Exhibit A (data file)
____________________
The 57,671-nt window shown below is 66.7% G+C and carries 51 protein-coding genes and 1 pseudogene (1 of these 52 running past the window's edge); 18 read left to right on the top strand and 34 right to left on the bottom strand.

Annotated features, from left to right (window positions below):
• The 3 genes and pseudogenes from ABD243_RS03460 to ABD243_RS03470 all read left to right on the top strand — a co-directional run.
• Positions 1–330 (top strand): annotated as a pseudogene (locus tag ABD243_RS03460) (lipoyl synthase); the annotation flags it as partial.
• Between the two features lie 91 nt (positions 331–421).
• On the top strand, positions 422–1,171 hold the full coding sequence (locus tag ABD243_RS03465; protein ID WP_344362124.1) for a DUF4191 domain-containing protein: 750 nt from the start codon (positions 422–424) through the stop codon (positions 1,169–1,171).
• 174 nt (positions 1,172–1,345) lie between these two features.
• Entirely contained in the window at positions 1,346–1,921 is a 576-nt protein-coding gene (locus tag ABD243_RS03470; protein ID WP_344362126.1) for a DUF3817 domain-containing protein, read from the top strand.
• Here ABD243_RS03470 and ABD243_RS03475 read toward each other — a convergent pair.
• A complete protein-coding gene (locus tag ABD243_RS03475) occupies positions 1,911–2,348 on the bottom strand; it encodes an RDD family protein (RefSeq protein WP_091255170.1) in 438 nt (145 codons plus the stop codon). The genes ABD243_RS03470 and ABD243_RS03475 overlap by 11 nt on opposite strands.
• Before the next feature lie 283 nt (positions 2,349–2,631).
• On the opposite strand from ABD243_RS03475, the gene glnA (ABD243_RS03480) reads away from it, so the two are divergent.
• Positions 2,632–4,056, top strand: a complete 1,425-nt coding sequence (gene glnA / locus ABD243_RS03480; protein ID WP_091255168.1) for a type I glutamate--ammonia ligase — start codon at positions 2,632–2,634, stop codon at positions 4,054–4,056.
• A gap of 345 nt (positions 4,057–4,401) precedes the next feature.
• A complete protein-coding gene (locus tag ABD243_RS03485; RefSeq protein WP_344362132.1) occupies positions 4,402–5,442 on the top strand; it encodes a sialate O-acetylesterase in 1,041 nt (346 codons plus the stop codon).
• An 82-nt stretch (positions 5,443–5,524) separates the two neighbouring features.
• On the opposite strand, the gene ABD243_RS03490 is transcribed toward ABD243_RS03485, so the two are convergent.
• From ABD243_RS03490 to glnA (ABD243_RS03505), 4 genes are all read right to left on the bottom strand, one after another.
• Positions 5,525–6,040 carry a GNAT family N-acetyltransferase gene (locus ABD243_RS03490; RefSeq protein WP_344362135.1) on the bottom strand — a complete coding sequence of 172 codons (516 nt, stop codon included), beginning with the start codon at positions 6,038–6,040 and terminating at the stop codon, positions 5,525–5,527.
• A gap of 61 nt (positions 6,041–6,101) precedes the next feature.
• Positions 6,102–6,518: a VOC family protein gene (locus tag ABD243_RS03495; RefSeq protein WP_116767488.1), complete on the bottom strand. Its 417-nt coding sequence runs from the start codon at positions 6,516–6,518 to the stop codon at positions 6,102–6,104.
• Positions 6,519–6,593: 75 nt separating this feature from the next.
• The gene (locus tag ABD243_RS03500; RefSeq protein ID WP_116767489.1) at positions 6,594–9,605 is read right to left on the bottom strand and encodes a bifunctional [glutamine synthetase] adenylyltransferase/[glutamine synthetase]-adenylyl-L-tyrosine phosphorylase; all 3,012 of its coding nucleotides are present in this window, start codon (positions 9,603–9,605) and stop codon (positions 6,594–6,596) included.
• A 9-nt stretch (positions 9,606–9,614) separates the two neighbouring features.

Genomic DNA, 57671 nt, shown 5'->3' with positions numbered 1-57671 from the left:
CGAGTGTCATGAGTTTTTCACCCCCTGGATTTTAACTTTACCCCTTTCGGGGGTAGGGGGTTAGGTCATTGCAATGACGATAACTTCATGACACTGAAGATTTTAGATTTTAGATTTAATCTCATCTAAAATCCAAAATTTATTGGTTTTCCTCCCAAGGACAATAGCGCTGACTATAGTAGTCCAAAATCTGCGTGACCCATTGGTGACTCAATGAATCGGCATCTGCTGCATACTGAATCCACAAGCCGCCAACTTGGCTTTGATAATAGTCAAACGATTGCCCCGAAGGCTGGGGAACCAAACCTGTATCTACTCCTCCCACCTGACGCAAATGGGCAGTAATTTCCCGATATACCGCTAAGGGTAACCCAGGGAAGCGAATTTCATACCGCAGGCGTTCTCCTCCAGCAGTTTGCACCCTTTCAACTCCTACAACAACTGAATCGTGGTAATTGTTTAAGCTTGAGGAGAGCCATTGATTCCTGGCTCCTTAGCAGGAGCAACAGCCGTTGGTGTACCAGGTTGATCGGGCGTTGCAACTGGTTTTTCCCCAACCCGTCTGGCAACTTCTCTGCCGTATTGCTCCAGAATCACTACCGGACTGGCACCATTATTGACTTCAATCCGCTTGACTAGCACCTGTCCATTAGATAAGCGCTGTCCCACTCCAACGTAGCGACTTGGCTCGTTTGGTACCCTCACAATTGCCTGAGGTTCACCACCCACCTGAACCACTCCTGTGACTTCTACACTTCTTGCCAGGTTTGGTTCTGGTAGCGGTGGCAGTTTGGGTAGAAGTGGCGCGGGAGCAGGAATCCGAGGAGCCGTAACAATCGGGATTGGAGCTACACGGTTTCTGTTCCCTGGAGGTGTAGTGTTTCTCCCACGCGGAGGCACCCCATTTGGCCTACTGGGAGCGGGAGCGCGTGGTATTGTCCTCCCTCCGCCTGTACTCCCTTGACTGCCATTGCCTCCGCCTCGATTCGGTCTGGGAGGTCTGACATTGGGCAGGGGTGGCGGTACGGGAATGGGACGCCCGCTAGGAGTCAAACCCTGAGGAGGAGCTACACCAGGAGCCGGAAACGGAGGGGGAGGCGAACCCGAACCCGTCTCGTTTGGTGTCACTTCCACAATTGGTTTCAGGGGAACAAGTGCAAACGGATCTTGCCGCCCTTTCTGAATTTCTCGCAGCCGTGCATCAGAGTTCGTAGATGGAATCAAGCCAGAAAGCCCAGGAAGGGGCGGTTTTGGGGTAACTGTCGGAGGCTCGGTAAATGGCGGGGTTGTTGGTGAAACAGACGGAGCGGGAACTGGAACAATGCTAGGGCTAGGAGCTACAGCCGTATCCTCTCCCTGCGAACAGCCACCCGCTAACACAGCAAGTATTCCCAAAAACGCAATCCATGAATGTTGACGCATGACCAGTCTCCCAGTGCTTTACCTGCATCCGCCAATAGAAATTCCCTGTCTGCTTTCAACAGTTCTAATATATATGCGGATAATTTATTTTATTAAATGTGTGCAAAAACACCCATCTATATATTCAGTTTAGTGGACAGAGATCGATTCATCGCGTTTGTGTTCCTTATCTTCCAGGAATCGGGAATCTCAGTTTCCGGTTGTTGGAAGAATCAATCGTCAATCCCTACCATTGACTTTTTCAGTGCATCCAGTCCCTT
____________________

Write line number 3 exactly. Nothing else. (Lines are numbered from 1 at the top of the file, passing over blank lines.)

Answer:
• The 3 genes and pseudogenes from ABD243_RS03460 to ABD243_RS03470 all read left to right on the top strand — a co-directional run.